The concept of compassion fatigue has been around for twenty five years. Often closely linked (and at times incorrectly used interchangeably with) burnout, compassion fatigue has been a focus for researchers interested in mitigating the risks workers face with prolonged exposure to the suffering of others. Leading experts are calling for a change in terminology, suggesting that ‘empathic strain’ is a more accurate term due to the differing neural networks involved in empathy and compassion. See below for a brief overview of the discussion.
Within the helping professions we often focus on the more challenging end of the joy - pain spectrum in this work: exhaustion, compassion fatigue, secondary stress and vicarious trauma. This blog series seeks to rectify that, with Part 1 focusing on vicarious resilience, Part 2 unpacking compassion satisfaction, and Part 3 addressing the importance of, and risks associated with, connecting with others. Cultivating awareness of both ends of the joy - pain spectrum in the helping professions is essential in supporting worker wellbeing.
Post-traumatic growth is a familiar concept to many. But what about other positive impacts that workers can experience? Vicarious resilience and compassion satisfaction help us to understand the ways that workers in helping or caring roles can be positively impacted, or even transformed, by witnessing the strength and resilience of others. Holding an awareness of both ends of the spectrum - the joy and the pain in the work - may hold the key for a healthy, successful and durable career.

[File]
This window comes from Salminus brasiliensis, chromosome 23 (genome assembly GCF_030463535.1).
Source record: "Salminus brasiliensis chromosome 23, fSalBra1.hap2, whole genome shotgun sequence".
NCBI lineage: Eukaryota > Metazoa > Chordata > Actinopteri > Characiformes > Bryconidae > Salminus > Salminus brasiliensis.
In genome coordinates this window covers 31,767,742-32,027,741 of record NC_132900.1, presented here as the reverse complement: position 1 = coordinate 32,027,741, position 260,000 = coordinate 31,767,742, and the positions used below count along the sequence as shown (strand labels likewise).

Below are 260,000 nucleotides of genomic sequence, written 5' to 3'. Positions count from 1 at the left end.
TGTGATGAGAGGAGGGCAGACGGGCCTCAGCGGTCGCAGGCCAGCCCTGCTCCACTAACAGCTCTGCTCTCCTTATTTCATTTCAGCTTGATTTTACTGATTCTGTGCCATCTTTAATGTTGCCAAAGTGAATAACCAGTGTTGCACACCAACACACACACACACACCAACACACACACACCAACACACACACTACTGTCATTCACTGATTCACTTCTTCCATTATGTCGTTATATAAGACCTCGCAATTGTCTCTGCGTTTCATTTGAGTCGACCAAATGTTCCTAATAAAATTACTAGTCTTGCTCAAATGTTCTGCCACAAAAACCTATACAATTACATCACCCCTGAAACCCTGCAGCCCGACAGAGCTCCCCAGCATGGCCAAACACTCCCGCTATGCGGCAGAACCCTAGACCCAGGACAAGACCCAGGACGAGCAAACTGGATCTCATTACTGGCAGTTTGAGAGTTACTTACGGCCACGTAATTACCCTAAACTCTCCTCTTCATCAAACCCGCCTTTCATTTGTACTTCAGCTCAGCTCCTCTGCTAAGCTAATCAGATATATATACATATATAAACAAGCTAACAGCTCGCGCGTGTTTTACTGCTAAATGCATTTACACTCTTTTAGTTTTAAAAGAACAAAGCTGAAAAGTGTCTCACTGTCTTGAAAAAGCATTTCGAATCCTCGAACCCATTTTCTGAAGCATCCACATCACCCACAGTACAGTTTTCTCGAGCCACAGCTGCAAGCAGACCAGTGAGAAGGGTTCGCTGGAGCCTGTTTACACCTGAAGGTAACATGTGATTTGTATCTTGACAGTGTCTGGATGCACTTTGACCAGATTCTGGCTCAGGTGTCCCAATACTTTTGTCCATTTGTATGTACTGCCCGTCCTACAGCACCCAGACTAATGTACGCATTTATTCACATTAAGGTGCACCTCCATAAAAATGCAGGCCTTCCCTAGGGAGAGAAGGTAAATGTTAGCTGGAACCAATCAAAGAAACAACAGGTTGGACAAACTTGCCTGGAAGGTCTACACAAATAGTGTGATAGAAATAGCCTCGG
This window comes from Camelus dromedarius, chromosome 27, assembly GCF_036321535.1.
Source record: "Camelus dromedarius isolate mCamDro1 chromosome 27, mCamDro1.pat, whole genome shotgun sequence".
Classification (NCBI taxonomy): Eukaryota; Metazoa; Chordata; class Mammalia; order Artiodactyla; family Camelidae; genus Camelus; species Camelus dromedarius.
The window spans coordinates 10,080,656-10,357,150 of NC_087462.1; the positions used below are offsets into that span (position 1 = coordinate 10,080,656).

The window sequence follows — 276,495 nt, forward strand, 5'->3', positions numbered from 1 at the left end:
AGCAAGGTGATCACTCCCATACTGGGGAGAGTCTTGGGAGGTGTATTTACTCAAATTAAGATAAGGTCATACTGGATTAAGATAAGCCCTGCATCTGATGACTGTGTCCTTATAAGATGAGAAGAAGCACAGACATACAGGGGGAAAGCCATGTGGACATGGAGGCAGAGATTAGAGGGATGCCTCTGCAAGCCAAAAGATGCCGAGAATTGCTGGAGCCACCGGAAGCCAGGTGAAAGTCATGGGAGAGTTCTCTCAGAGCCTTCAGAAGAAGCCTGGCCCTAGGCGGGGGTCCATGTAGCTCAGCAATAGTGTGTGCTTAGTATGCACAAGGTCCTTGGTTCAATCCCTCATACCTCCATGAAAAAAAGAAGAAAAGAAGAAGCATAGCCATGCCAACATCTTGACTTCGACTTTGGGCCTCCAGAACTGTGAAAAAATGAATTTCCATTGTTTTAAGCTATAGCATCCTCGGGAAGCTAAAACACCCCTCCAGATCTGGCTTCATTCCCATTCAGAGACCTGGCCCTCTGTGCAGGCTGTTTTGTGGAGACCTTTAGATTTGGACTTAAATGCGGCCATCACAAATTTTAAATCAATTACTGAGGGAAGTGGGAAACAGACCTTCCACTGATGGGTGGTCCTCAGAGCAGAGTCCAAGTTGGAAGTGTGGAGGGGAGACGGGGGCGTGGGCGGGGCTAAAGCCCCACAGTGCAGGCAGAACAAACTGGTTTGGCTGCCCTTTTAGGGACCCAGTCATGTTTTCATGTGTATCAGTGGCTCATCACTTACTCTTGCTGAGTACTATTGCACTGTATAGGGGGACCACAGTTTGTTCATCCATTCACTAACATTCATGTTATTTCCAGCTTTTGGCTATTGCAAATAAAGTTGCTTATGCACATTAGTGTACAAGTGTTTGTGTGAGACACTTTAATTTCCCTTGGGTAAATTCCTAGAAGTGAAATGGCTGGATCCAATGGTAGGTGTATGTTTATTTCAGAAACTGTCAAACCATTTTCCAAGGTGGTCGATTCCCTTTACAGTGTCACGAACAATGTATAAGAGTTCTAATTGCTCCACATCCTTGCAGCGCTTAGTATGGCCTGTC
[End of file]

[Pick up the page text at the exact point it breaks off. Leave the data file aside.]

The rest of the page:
Creating playlists for fun, to exercise and support us through hard times has always been a great thing to do. You might not think about it much, but your music playlist impacts your mood, your thoughts and your body. And if you're having a hard time, it's worth noticing if the music you listen to is helping.... or not.
Therapy groups are a fantastic way to find support and connect with others facing similar experiences. They bring people together, help you to see that you are not alone and can be a way to learn about yourself in relation to others. In joining with others in a group, you can develop skills in communication, see things from different perspectives, share learnings and develop some great networks of support.
When so many of our challenges are a result of pressures from work and (rather topically) society in general – reference to ‘self care’ can seem to be a dismissal at best. What of the larger systems and social mechanisms at play? How can we look after ourselves and each other? Social buffering and ideas about connection and empathy give us some clues.